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Thread: Ask an ENTJ!

  1. #1
    Writing... Tamske's Avatar
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    Default Ask an ENTJ!

    I know. I am not an ENTJ. But I want an "ask an ENTJ" thread because I want to ask questions to the ENTJs, so I've made one

    I've created my very first ENTJ character and wrote a little scene. Now I'm wondering whether I've captured it well. Would an ENTJ do something like this?

    ENTJ: INFP, you're doing it wrong!
    INFP: Er...
    ENTJ: You're just satisfying your own addiction instead of doing your work.
    INFP: What? Now listen here, how do you know what's the right way? Look I've got these results!
    ENTJ: Okay, so now we need to do this and that.
    Got questions? Ask an ENTP!
    I'm female. I just can't draw women

  2. #2
    Senior Member INTPness's Avatar
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    OK, I'll play.

    Dear ENTJ's,

    What words accurately describe you when someone does not go with your "plan"?

    As an example, let's say that you organize a weekly meeting. You organize it because it is going to increase knowledge and make people more competent. It's good for everyone involved and for the organization. You organize it in the evening, outside of normal work hours. You have specific results in mind and you expect people to be "on board" with your vision. You are driven with this project.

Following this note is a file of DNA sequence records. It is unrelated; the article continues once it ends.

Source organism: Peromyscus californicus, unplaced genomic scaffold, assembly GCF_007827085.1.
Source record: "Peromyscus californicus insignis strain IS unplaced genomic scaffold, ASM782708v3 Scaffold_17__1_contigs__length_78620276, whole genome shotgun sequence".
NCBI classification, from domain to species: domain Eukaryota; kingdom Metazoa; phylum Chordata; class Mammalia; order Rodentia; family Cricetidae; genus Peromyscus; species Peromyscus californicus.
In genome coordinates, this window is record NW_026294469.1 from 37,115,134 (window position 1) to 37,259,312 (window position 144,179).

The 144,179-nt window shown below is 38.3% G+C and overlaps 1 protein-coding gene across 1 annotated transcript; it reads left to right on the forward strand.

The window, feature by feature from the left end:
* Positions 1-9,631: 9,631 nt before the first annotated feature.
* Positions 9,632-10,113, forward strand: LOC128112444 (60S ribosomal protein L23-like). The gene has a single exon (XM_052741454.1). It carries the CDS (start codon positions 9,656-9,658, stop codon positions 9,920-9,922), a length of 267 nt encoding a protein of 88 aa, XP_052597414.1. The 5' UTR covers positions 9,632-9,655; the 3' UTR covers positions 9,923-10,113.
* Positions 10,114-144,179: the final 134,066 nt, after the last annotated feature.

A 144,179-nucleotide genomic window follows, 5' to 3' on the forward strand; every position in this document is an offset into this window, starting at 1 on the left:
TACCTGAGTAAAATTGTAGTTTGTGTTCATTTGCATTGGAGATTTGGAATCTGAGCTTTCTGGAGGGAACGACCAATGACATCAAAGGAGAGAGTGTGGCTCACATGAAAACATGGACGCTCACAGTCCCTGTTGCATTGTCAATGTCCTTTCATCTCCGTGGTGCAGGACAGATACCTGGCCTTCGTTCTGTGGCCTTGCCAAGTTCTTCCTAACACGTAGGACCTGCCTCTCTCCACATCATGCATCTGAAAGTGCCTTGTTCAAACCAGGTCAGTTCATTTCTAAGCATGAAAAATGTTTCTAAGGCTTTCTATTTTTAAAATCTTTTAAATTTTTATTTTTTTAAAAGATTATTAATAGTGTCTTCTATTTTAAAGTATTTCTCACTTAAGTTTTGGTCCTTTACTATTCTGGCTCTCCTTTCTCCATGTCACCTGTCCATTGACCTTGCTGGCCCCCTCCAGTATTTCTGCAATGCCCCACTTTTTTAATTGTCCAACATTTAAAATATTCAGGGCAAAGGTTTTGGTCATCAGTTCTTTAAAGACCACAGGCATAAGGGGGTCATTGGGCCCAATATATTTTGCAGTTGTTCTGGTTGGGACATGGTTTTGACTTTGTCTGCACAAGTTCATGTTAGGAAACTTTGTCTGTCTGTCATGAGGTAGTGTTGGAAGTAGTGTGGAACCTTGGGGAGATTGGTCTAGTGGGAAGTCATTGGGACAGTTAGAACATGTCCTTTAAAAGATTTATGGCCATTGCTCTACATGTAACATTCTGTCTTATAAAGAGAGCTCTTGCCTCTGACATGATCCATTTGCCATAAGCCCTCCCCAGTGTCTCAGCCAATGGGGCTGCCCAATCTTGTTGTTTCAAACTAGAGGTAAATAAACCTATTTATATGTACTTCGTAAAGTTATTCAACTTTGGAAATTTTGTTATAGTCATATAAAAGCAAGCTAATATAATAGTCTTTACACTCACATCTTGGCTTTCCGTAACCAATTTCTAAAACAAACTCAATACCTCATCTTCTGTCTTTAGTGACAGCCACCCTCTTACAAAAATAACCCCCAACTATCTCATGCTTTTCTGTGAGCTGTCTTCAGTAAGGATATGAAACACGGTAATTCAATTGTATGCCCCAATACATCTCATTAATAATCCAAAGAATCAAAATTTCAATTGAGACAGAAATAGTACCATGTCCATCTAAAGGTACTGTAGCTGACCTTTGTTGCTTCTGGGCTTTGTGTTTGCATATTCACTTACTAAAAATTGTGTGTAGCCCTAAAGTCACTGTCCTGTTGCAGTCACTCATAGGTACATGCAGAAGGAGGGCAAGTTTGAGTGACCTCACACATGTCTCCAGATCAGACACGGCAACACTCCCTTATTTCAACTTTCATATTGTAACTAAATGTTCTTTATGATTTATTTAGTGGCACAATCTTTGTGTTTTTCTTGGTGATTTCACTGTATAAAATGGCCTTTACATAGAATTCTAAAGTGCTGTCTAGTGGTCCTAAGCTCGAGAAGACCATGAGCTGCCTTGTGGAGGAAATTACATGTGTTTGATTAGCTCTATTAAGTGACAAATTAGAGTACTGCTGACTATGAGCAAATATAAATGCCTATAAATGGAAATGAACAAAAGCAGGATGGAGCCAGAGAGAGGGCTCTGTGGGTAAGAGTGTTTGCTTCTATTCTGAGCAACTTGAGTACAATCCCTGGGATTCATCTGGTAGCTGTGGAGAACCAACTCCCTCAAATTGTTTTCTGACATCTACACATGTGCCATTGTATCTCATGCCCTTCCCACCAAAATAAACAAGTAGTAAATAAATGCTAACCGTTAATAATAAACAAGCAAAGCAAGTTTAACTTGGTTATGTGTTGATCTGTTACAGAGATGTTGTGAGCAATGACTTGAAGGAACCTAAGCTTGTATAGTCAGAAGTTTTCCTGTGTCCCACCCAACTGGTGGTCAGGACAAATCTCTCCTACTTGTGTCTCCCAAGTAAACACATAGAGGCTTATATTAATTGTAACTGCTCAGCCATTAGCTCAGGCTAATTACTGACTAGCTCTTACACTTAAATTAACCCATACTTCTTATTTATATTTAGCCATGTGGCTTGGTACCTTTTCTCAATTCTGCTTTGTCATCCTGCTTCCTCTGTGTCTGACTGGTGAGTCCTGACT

You have 3 types of people you are dealing with:

    (a) your core group of 3 or 4 people who show up every week and who actively participate in your vision, but they still don't take it quite as seriously as you do.
    (b) you have another 3 or 4 who show up sometimes, and other times they don't. Basically, they see it as a voluntary thing (an open invitation) and if they don't feel like coming, then they don't.
    (c) you've got others who have been invited, but just flat-out are not interested.

    How do you see each of these categories of people? Flaky? Not as driven as you? Do they frustrate you? Can you still respect them even though they don't take it as seriously as you do? Do the ones who actively participate get more loyalty from you than the ones who don't?
    NTJ's are the only types that have ever made me feel emo.
    ENP's are the only types that have ever made me feel like a sensor.


    There are two great days in a person's life - the day we are born and the day we discover why. --William Barclay

  3. #3
    Senior Member INTP's Avatar
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    why should i ask an entj?
    "Where wisdom reigns, there is no conflict between thinking and feeling."
    — C.G. Jung

    Read

  4. #4
    Habitual Fi LineStepper JocktheMotie's Avatar
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    Dear ENTJs:

    How do I get you out of my dreams, and into my car?



  5. #5
    Senior Member INTPness's Avatar
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    Quote Originally Posted by INTP View Post
    why should i ask an entj?
    You shouldn't. They have nothing for you.
    NTJ's are the only types that have ever made me feel emo.
    ENP's are the only types that have ever made me feel like a sensor.


    There are two great days in a person's life - the day we are born and the day we discover why. --William Barclay

  6. #6
    Senior Member JHBowden's Avatar